Have an interview? Here are some tips
We encourage those who may appear in the news to contact the Media Relations team before being interviewed, and to consider the following tips.
The Virginia Tech Media Relations team is here to help faculty and campus newsmakers prepare for the exciting opportunity that is a media interview.
We encourage those who may appear in the news to contact us before being interviewed, and to consider the following tips:
- Know your audience. Consider who will be reading, listening to, or watching your interview. Make certain your answers are tailored to address questions they might have.
- Determine your two to three key talking points, and practice in advance. Never go into an interview unprepared.
- Tell your story in conversational tones. Avoid jargon or technical language a general audience may not comprehend.
- Consider in advance the tough questions you might be asked, and know how you might respond.
- Reporters will always want to know the who, what, where, when, and why. Make certain you can answer those questions about your topic.
- Interviews given over the phone, when possible, allow you the added advantage of having notes in front of you for reference.
- Always assume all parts of your interview are “on the record.” Once the interview ends, be careful about relaxing and saying something unintentional that might be used in the story.
- If you don’t understand the question, feel free to ask for a clarification.
- If needed, take a breath before responding to ensure you are speaking slowly and calmly.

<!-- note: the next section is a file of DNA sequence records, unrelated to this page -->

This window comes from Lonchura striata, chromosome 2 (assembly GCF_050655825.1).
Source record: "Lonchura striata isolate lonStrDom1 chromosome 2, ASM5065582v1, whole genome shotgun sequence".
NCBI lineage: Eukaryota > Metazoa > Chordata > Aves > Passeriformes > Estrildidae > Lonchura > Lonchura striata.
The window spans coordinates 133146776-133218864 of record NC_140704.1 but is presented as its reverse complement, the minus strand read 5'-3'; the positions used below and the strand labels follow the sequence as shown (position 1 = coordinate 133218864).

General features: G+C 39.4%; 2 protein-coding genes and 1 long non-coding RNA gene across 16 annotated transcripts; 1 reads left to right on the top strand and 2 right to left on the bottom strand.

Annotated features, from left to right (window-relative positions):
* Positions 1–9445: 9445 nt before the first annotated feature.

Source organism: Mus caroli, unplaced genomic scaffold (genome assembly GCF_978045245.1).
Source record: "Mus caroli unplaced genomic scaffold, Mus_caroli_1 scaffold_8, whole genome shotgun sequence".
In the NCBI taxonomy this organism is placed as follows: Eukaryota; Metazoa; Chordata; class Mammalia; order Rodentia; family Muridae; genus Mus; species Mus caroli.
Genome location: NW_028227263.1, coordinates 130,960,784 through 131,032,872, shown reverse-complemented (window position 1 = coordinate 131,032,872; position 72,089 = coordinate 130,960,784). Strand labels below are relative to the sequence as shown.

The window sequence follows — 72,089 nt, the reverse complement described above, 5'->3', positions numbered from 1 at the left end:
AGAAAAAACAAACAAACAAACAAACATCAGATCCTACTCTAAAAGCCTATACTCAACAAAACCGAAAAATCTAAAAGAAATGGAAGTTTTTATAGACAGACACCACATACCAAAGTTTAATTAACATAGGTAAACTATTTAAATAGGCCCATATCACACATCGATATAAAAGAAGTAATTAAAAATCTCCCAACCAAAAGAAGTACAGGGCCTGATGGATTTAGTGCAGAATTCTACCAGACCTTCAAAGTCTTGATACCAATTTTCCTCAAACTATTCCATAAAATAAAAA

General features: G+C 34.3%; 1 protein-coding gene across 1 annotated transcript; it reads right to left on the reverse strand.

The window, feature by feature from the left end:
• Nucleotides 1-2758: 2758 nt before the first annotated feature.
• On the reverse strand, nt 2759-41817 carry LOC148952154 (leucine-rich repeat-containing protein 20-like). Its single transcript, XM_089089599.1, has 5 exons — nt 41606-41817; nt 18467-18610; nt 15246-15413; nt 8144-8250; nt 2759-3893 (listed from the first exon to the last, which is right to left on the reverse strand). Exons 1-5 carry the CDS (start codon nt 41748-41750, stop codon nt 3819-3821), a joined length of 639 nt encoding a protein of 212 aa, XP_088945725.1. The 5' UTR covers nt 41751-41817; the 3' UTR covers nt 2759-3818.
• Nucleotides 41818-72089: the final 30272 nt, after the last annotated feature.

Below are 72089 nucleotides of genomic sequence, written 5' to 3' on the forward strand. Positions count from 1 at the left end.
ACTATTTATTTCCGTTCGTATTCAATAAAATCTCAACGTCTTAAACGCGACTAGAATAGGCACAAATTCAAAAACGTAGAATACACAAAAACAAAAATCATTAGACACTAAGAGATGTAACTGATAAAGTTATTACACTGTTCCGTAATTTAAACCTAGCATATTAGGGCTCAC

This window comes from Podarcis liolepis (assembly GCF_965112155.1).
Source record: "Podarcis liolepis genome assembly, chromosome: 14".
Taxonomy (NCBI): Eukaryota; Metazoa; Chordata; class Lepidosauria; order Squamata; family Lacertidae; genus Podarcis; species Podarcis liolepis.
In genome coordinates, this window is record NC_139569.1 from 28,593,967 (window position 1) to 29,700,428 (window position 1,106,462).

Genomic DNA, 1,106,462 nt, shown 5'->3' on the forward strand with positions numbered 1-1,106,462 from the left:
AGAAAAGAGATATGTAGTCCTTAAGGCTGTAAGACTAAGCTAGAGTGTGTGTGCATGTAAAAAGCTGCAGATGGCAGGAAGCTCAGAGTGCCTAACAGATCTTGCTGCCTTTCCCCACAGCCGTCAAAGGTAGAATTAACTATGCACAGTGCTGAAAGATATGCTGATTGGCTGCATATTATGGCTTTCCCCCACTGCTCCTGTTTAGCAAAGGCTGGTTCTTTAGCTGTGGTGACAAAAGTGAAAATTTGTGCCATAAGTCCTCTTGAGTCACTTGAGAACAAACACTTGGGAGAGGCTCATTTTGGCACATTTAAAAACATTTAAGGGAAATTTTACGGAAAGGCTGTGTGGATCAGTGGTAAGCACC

- Try working "Virginia Tech" into your answers where possible without making it seemed forced. For example, instead of saying, "the study we did looked at...," try saying, "the study we did here at Virginia Tech looked at..."
- If a question delves into an area where you have limited or no knowledge, simply indicate that’s not your area of expertise — or note that’s a question better asked of someone else.
- Don’t feel the need to fill any silence. Once you’ve finished answering a question, it is okay to stop, even if it takes the reporter time to get to the next question.
- At the end of an interview, most reporters will ask whether there is anything else you would like to add. Always be prepared with a statement that helps re-enforce your key talking points — or allows you to address an important point not previously touched on.
- Typically, you’ll always want to look at the reporter — not the camera — when being interviewed. Common exceptions include a studio interview, when the reporter or host is at a distant location, or in a Zoom/FaceTime/Skype interview. It's never a bad idea to ask the person interviewing you first if you have any questions.
- Always be certain in advance to know whether the interview is airing live or being recorded. Also, will the interview be edited into soundbites, or air in its entirety?
- If the interview is about to be conducted in a noisy location, feel free to ask whether you can move to a better location. You want to be able to hear and be heard.